Imagining: A Study of Impressionist Artists


This user gallery has been created by an independent third party and may not represent the views of the institutions whose collections include the featured works or of Google Arts & Culture.

Impressionism came about as an art movement in 19th century Paris. The style focuses on an overall visual effect rather than focused details. It allows the viewer to use their own imaginations when exploring the works. Many popular impressionist artists at this time included Claude Monet, Alfred Sisley, and Camille Pisarro. This exhibition will explore the works of 10 of the most popular and influential Impressionist artists of the 19th century and their importance in the art world today. 

Poppy Field, Claude Monet, 1873, From the collection of: Musée d’Orsay, Paris
Claude Monet was born in Paris in 1840. Monet often painted the same scenes multiple times in order to capture the light and colours at different times of the day or seasons. After being repeatedly rejected by the Salon de Beaux-Arts Monet, along with several other Impressionist artists in this exhibition formed the Anonymous Society of Painters, Sculptors, and Engravers and held their own exhibitions of their work.
On the Terrace, MORISOT, Berthe, 1874, From the collection of: Tokyo Fuji Art Museum
Berthe Morisot was born in 1841 to an affluent bourgeois family. She was taught painting privately with her sisters by Joseph Guichard. Morisot painted what she experienced on a daily basis. This often involved gender and class discrimination. In 1874, Morisot married Eugene Manet who happened to be the brother of her good friend and fellow painter, Edouard Manet.
Paris Street; Rainy Day, Gustave Caillebotte (French, 1848–1894), 1877, From the collection of: The Art Institute of Chicago
Gustave Caillebotte was born in 1848 to an upper class Parisian family. He studied painting under Leon Bonnat and entered the Ecole des Beaux-Arts in 1873. Caillebotte's goal was to paint reality as it existed and not make it theatrical. He tended to paint domestic and familial scenes as can be seen here in this Paris street painting.
Visit to a Museum, Edgar Degas, about 1879 - 1890, From the collection of: Museum of Fine Arts, Boston
Edgar Degas was born in 1834 in France. He started his career with academic training and the study of classic art. He is known for using many different mediums including painting, sculpture, prints, and drawing. Although he never considered himself an Impressionist artist he helped organize all eight of the independent Impressionist exhibitions and showed his own work in all but one.
Irma Brunner, Edouard Manet, Circa 1880, From the collection of: Musée d’Orsay, Paris
Edouard Manet was born in Paris in 1832. He spent his youth training under Thomas Couture and was often found at the Louvre copying the paintings of the Old Masters. The subject of this painting was one of Manet's society friends. He used pastels in these portraits which he felt evoked their beauty and elegance.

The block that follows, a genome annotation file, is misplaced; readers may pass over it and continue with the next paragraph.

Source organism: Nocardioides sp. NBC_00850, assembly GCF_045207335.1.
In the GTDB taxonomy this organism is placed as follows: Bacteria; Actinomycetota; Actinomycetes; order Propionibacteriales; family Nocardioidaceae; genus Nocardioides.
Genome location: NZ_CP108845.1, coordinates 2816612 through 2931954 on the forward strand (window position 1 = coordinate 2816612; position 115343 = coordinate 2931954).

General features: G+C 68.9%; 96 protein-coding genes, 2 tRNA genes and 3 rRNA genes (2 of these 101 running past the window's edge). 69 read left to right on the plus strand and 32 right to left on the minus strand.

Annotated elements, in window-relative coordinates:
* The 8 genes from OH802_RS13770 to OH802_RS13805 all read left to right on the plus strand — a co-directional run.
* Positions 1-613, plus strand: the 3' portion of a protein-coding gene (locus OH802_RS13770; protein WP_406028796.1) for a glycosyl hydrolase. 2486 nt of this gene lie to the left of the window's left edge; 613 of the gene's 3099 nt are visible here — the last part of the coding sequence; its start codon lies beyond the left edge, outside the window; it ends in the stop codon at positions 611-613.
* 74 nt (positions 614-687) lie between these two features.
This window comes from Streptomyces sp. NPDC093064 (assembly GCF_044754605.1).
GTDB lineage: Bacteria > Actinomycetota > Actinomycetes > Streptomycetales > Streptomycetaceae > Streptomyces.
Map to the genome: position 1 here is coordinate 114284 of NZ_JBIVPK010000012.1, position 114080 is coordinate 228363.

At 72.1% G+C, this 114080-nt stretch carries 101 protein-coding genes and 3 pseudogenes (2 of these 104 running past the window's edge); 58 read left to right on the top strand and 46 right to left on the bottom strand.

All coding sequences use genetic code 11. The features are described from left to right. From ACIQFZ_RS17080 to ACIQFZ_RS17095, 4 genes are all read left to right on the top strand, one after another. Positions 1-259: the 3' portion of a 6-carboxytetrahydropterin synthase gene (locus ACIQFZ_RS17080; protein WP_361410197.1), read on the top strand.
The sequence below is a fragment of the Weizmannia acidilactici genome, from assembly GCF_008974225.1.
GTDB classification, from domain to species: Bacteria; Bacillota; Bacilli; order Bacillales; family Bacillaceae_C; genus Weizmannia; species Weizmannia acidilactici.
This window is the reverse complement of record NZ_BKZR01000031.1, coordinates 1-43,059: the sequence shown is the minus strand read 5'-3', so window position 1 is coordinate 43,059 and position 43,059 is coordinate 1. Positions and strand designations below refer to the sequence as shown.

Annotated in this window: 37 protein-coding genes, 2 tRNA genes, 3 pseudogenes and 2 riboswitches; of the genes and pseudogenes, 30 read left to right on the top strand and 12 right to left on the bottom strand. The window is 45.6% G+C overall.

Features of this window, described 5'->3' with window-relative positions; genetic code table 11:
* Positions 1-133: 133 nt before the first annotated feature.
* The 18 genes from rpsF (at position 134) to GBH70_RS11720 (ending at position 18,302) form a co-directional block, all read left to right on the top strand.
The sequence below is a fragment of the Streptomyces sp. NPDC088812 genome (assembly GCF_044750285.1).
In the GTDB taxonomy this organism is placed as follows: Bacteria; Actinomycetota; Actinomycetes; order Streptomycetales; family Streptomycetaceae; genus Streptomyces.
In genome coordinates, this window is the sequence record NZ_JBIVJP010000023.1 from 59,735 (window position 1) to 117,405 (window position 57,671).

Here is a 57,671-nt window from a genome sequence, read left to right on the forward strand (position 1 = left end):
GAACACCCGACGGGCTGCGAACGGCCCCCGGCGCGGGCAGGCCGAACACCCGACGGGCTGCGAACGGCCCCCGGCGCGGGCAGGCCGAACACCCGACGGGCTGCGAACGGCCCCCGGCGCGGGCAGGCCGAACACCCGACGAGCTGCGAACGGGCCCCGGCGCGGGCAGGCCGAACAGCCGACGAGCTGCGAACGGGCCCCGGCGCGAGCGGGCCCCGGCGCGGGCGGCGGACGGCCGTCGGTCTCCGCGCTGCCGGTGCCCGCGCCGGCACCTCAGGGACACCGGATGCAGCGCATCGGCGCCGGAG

Two Sisters (On the Terrace), Pierre-Auguste Renoir (French, 1841–1919), 1881, From the collection of: The Art Institute of Chicago
Auguste Renoir was born in Limoges in 1841 to a working class family. He began his artistic career painting on fine china in a porcelain factory. He studied in Paris under Charles Gleyre where he met fellow artists Sisley and Monet. He would later join forces with them to create the first Impressionist exhibition in April 1874. Renoir used vibrant light and saturated colour in his works and tended to focus on people in intimate or candid poses as can be seen in this painting of two young sisters. They are seen to be looking away from the painter almost as if they are conversing with someone else beyond the canvas.
Peasants' houses, Eragny, Camille Pissarro, 1887, From the collection of: Art Gallery of New South Wales
Camille Pissarro was born in 1830 and was known by many as the "father of Impressionism". This painting uses pointillism to create light and shadows. The figure in the centre is purposefully lacking detail which leaves room for the viewer's imagination of what is occurring in this scene and who this peasant could be.
Afternoon Tea Party, Mary Cassatt, 1890/1891, From the collection of: National Gallery of Art, Washington DC
Mary Cassatt was born in Pennsylvania in 1844 but spent much of her life in France. This is where she would become influenced by her good friends such as Degas and where she would begin her Impressionist works. Cassatt often used women and children in her works. She emphasized the social and private lives of women and the relationships between mother and child.
Still Life with Apples, Paul Cézanne, 1893–1894, From the collection of: The J. Paul Getty Museum
Paul Cezanne was born in France in 1839. He met Camille Pisarro in the 1860 and they became close friends. Pisarro became something of a mentor to Cezanne and often influenced his work. Cezanne's works reflect the intense study of his subjects through his repetitive brushstrokes. His early paintings focused on figures within a landscape but his later works tended to focus more on still lifes with decorative designs and thick brushstrokes.
Lady’s Cove, Langland Bay, Wales, SISLEY, Alfred, From the collection of: Tokyo Fuji Art Museum
Alfred Sisley was born in France in 1839. He spent a number of years in England but would return to France during the end of his career. He focused almost exclusively on landscapes and tended to use the same colour palette of pale blues, greens, purples, pinks, and creams as can be seen in this painting.
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This user gallery has been created by an independent third party and may not represent the views of the institutions whose collections include the featured works or of Google Arts & Culture.
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